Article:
23 Georeferencing during a Catastrophic Event The FootnotesDuring CIS operations, Lat/Long will be in one standard format: DD-MM.mmm.Land SAR Respondersmustuse USNG; however, a good familiarity with lat/long is necessary to ensure effective interface between Land and Air SAR Responders.
24 Georeferencing during a Catastrophic Event Air SAR Responders will use lat/long.Air space deconfliction: only in Lat/Long.Air SAR Responders working with Land SAR Responders have primary responsibility of coordinating SAR using USNG(Both need to know USNG and Lat/Long.).GARS (Global Area Reference System): used for CIS response leadership situational awareness.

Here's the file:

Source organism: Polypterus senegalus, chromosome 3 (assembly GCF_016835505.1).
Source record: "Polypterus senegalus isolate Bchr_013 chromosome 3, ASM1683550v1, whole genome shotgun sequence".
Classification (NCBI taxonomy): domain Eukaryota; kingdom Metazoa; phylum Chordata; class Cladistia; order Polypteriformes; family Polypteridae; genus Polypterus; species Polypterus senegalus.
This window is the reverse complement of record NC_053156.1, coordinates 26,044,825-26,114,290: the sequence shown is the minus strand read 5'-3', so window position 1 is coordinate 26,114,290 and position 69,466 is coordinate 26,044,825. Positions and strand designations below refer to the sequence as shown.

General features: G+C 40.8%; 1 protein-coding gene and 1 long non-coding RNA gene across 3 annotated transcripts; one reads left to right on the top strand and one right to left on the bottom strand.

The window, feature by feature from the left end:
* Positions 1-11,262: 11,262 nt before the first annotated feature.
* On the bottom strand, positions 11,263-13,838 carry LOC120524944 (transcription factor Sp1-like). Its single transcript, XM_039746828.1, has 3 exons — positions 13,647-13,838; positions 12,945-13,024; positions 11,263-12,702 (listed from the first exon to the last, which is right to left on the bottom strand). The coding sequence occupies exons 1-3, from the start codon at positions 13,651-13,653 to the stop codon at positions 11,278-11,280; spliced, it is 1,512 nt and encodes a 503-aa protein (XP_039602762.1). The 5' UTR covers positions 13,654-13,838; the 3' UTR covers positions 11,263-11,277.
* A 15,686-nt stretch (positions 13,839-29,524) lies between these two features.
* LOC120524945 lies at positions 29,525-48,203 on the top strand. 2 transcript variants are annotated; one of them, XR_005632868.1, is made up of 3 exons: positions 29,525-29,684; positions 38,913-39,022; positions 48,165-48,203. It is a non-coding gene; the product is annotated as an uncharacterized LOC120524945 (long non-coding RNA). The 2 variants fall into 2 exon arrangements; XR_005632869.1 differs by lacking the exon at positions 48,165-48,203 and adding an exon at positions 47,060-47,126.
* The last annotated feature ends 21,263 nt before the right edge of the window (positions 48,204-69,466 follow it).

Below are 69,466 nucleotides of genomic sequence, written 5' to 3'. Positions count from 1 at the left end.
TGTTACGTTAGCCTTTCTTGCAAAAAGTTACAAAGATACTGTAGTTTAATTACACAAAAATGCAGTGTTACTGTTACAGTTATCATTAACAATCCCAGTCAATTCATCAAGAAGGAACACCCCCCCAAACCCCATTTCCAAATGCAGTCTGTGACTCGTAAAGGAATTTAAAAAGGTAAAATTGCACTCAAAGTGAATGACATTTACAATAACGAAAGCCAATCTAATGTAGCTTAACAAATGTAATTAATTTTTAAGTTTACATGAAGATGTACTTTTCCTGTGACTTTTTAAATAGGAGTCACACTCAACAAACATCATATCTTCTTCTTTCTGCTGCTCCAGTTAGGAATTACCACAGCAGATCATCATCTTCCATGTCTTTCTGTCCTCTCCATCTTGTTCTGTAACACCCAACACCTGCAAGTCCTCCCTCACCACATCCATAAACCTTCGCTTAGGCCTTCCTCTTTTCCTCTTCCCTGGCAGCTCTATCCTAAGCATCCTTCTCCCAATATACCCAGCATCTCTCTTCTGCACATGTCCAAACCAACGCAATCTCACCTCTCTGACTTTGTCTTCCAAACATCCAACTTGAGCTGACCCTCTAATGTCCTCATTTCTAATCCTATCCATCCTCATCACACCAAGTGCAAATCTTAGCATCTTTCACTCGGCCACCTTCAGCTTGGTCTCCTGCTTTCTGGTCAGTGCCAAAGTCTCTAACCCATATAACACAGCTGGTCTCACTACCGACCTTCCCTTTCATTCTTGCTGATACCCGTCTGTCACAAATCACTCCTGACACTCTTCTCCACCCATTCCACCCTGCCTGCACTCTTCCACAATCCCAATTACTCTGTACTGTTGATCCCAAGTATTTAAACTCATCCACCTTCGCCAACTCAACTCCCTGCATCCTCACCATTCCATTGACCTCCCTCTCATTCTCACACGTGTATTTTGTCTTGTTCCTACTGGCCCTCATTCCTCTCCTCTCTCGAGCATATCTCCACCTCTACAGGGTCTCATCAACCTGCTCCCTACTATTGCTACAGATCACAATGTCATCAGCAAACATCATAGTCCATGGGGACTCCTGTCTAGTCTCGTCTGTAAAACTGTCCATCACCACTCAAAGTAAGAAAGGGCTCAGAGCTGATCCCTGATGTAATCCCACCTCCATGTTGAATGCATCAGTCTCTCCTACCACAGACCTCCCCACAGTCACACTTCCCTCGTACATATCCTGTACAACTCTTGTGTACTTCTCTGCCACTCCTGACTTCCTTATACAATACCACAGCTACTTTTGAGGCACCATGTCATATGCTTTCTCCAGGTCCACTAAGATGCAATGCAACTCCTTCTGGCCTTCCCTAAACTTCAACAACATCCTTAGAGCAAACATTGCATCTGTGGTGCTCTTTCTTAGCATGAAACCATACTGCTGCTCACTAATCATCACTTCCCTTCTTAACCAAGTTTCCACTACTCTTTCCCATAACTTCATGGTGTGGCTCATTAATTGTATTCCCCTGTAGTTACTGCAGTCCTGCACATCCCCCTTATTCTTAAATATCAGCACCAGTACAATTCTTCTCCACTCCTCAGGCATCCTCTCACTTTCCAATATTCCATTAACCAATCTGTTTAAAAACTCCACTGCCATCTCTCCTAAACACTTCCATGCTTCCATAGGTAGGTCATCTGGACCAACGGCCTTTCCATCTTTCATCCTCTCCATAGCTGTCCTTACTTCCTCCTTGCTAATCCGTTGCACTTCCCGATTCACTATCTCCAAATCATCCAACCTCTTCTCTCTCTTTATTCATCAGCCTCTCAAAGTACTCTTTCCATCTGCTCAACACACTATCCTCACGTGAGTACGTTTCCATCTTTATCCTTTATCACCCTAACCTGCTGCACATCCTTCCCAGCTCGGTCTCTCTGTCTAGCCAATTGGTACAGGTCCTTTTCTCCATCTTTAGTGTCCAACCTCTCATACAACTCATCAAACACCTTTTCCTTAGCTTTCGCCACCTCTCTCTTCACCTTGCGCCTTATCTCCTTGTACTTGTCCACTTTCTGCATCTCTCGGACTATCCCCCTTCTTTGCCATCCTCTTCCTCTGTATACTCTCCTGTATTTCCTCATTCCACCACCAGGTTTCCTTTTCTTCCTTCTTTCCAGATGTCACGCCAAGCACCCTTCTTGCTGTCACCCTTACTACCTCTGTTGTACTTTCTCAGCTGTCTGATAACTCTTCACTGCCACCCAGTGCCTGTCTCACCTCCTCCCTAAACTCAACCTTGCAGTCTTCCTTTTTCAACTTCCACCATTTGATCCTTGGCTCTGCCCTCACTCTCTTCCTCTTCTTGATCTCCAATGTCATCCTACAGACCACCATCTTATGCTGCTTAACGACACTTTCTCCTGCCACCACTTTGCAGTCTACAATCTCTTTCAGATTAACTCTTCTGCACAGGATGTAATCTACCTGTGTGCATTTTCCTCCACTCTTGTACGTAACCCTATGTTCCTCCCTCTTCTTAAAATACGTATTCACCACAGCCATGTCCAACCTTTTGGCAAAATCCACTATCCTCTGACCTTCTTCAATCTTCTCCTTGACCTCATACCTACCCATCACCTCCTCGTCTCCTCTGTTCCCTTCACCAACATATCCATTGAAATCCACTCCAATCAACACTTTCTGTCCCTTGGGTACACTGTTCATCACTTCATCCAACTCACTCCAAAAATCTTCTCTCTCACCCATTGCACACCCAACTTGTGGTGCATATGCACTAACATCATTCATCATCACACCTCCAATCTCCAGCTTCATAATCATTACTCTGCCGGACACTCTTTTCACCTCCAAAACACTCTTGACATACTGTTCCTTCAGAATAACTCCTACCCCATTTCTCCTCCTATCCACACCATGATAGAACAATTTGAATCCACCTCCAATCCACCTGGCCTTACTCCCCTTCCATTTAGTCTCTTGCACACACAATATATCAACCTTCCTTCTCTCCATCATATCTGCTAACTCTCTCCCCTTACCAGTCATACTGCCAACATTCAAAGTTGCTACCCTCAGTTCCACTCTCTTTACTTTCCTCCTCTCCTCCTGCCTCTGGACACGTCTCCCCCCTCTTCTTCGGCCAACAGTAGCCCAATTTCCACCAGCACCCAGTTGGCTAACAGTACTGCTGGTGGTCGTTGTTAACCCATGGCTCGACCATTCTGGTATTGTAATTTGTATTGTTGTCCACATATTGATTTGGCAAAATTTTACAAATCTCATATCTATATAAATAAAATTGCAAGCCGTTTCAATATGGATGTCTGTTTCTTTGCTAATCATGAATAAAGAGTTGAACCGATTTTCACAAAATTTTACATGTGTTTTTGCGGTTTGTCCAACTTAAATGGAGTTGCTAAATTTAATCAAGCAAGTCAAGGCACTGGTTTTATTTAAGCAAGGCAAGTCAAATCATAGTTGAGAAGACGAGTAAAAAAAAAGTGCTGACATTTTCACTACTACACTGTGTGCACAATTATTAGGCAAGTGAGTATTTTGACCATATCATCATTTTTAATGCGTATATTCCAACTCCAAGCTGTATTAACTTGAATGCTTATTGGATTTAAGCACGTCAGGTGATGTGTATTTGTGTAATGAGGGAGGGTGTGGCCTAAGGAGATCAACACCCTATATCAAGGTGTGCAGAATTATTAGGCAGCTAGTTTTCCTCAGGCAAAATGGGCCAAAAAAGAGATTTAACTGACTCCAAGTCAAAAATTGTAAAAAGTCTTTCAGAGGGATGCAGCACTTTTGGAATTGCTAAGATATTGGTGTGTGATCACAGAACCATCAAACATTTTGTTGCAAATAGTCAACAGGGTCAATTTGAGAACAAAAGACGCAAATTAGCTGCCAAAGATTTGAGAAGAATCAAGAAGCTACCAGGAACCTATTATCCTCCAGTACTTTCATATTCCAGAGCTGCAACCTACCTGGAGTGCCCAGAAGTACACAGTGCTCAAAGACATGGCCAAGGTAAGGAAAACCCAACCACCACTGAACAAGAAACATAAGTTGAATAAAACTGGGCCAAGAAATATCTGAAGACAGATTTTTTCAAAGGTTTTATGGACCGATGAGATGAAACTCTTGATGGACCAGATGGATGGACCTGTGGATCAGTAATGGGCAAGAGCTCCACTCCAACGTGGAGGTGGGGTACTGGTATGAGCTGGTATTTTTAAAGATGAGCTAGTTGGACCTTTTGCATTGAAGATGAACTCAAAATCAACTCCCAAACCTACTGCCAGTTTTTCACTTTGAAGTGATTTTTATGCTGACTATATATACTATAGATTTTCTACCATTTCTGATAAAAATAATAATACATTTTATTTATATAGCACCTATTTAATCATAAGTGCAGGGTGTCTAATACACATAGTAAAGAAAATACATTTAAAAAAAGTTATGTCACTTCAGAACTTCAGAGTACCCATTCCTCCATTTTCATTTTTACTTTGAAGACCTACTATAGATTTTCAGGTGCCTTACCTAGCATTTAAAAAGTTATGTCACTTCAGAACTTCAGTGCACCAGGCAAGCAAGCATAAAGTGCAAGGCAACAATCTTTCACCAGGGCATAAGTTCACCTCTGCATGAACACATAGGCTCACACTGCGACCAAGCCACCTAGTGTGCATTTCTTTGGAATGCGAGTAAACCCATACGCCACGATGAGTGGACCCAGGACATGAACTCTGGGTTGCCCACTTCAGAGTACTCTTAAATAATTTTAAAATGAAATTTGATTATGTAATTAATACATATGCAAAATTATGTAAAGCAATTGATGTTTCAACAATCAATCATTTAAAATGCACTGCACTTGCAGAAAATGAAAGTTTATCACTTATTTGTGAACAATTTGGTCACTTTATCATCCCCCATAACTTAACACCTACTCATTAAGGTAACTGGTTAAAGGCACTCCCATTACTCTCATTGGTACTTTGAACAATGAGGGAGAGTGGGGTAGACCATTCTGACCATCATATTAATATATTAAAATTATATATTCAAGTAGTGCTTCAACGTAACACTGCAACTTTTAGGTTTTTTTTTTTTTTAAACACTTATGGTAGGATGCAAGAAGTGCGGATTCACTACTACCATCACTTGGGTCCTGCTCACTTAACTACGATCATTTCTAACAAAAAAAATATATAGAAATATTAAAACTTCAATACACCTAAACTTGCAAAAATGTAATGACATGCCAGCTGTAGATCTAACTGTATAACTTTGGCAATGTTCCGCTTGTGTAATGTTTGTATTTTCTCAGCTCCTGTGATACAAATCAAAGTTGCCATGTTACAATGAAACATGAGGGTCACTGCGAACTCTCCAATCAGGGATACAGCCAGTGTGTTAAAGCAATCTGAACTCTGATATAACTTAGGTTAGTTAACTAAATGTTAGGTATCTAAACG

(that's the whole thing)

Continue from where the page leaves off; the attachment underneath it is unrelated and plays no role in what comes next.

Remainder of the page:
25 Georeferencing during a Catastrophic Event Catastrophic Incident defined:any natural or manmade incident, including terrorism, that results in extraordinary levels of mass causalities, damage, or disruption, severely affecting the population, infrastructure, environment, economy, national morale, and/or government functions
26 Lat/Long –USNG -GARSMatrix is for NSARC member agency SAR Responders NSARC won’t impose georeferencing standards on volunteer, local, or State SAR Responders; however: Need to be aware of what to expect when a Catastrophic Incident is declared and NSARC member agencies conduct SAR operations.
27 Lat/Long –USNG -GARSMatrix will be implemented when a Catastrophic Incident occurs.(As defined in the NRF)